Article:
grocery stores

Grocery stores look for ways to compete with restaurants

With consumers watching their wallets, grocery stores are stepping up their made-to-order meals to compete in the takeout arena.

Grocery prices were up 12.4 per cent in October, while restaurant prices increased 8.6 per cent, so QSRs may in fact be offering better value.

As the gap widens between grocery store and restaurant pricing, stores are taking steps to attract customers looking for complete meals at lower prices. Referred to as “groceraunts,” many of these hybrid locations are focusing on convenience, offering pre-made hot meals like chili, soups, pizza, and more that are ready to eat and ready to heat. This allows grocers to offer patrons a variety of options and cuisine, all in one place. Some are even adding self-serve options so patrons can customize their meals to take home for a one-stop shopping experience.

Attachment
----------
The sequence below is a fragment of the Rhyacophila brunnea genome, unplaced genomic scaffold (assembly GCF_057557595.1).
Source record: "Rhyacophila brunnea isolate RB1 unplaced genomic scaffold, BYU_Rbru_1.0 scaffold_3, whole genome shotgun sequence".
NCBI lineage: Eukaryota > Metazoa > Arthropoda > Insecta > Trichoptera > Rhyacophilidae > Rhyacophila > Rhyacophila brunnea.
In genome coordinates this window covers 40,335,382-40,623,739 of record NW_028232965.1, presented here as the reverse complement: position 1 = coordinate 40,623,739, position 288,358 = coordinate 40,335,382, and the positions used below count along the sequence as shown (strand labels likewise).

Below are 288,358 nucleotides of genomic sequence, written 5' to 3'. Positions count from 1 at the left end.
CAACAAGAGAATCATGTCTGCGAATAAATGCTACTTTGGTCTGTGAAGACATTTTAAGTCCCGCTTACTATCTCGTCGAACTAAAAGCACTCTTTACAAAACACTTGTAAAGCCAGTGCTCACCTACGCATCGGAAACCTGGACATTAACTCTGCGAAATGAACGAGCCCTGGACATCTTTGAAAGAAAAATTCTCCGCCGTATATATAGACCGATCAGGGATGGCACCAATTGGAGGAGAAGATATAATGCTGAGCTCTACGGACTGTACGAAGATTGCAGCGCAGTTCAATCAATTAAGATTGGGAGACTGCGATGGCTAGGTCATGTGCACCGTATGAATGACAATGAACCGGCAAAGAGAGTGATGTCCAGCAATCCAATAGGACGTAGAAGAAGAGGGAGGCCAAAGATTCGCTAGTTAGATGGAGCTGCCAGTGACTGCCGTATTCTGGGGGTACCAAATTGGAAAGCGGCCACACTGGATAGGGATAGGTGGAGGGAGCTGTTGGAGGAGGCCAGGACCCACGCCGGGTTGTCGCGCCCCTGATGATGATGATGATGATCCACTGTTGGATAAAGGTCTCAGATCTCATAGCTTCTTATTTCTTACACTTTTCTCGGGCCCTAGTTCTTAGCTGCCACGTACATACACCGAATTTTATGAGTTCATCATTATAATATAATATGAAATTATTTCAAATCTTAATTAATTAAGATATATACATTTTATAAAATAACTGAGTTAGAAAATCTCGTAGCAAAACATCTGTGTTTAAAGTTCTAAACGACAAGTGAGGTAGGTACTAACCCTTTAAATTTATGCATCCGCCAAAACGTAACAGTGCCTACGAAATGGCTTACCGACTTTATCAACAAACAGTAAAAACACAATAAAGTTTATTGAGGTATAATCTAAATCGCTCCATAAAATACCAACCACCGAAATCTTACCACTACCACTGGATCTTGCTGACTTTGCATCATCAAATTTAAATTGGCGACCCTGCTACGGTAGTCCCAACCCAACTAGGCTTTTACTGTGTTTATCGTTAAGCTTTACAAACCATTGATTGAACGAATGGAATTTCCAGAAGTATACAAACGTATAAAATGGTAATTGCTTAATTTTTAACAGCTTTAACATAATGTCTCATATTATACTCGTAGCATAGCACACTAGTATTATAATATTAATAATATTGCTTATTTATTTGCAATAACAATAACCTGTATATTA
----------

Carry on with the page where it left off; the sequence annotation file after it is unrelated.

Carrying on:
Grocers are getting creative with features like food halls, where customers can enjoy a variety of different cuisines, prepared fresh in a store-within-a-store concept. Many even have areas where customers can sit and enjoy their hot and cold meals without leaving the store.

Some grocery stores have taken steps to re-design the layout to add hot meal stations as a focal point, hoping to make the retail experience more appealing to foodies for sit-down meals and grab-and-go options.

This shift is another indicator that restaurants need to focus on offering guests an experience they can’t find anywhere else. While grocery stores may offer speed and convenience, there’s no substitute for a great dining experience at a restaurant.

“It really gets down to who has their back, who earns their loyalty today to drive that frequency tomorrow,” says Todd Penegor, chief executive at Wendy’s. Getting to know customers and building relationships with regulars is how restaurateurs can get the upper hand, relying on loyalty and service to retain regular business.